Editor’s Note: On June 6, 1944, more than 160,000 Allied troops landed in France to take on Nazi Germany in the Battle of Normandy. Three veterans shared their D-Day memories with CNN ahead of the 75th anniversary. “Band of Brothers” actors Scott Grimes, Michael Cudlitz and Rick Gomez voice their stories in the videos below.

02:24 - Source: CNN
'Don't let me die like this,' D-Day vet begged

Paul Martinez was 16 when World War II broke out. He wanted to be in on the action, but telling the truth about his age would mean sitting on the sidelines for at least another year.

So Martinez walked into the Army recruiting station in San Antonio, Texas, with his older brother’s birthdate memorized. He learned paratroopers would definitely be in the fight, and they earned an extra $50 a month, so he signed up immediately. After two years of intense training (and nearly being discharged when the Army found out his real age) he became a member of the brand new 101st Airborne Division.

On June 6, Martinez became one of the youngest men to parachute into Normandy.

He nearly drowned when he landed in a flooded field, miles from his intended drop zone. On June 10, while trying to take the French city of Carentan, Martinez was shot in the face near his eye. He recovered and three months later was able to jump into Holland during Operation Market Garden. He also fought at Bastogne during the brutal Battle of the Bulge.

When the war ended Martinez headed back to Texas and eventually settled in Los Angeles where he lives today.

‘I saw torn-up bodies everywhere. I was 17.’

02:49 - Source: CNN
D-Day vet recounts 7 hours of pure hell

Jack Gutman joined the Navy at 17. He told his parents he would be safer, “… on a nice ship with a bed and three meals a day.”

He wasn’t assigned to a ship. Instead he trained to treat battlefield wounds and became a Navy Corpsman posted to a hospital in England. Soon after arriving, he was informed they would be training for Operation Overlord, the invasion of France.

On the morning of June 6, 1944, Gutman was supposed to go ashore on Utah Beach. As his landing craft waited to go in with its assigned wave, it drifted. The boat ended up landing on Omaha Beach.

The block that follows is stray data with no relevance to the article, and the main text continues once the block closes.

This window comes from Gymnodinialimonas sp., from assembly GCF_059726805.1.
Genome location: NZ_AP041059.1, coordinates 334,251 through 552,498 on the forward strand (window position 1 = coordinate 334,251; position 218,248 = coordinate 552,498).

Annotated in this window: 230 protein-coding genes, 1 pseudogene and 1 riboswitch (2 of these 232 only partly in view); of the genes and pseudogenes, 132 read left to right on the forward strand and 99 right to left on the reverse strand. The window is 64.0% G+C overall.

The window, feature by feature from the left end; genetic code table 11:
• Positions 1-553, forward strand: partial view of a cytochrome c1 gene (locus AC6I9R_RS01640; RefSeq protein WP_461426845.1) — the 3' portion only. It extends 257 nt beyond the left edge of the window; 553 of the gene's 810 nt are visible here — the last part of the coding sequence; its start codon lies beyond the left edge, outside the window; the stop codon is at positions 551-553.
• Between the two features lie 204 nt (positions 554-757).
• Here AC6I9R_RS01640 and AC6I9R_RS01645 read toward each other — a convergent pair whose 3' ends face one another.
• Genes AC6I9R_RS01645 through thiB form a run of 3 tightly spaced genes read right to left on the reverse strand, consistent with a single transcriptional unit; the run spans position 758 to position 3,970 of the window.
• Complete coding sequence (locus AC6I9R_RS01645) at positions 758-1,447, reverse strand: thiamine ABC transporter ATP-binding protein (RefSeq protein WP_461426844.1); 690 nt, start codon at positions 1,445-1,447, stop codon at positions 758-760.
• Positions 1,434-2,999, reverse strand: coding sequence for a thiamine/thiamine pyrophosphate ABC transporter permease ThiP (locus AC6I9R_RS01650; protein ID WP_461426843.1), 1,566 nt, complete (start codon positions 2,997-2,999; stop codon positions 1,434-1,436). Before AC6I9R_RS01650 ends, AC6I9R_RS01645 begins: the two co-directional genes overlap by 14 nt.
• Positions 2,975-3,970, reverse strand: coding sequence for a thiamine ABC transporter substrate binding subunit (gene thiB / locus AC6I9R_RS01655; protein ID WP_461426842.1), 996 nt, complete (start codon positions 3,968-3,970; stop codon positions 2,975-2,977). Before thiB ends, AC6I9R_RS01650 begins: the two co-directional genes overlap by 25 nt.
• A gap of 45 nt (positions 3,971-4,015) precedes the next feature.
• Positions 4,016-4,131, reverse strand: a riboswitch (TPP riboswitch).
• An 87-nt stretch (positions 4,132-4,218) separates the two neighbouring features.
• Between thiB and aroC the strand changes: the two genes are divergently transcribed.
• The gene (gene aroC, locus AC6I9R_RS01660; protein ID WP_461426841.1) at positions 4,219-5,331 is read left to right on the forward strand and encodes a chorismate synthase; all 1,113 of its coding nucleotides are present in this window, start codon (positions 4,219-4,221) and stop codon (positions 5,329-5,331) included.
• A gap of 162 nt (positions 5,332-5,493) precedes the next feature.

Today Gutman remembers it as “seven hours of pure hell.”

After returning to England, Jack was ordered to Camp Pendleton, California, to train with the Marine Corps. On April 1, 1945, his unit invaded the island of Okinawa, a battle which presented its own unique horrors. Gutman is one of the very few who saw combat in both Europe and the Pacific. After the war, he settled in Southern California where he still lives with his wife of 71 years, Mary Jo.

‘Infantry soldiers have no time to mourn’

02:19 - Source: CNN
A fearful trek through dark woods on D-Day

In the very early hours of June 6, 1944, Tom Rice was in the back of a C-47 Skytrain over the English Channel. He was in the No. 1 seat, meaning he was the first out the door. As his plane broke through the clouds over Normandy all hell broke loose.

“Pillars of fire,” reached into the sky. The young pilots panicked, sped up and broke formation. The airplane was going much faster than the assigned speed the paratroopers needed to jump safely. When Rice went out the door the force of the wind pushed him back in the aircraft. With his arm stuck inside and body out, he slammed into the fuselage several times before breaking free.

He hit the ground hard but was uninjured. He gathered his gear, linked up with his men and, “… the war was on.” His war ended when he was shot four times in Bastogne during the Battle of the Bulge. After recovering from his wounds, Rice returned home to Coronado, California.

He wants to live to be 101. He’s only four years from his goal.

‘I slammed into the ground in a real hurry’

CNN’s Nick Scott contributed to this story.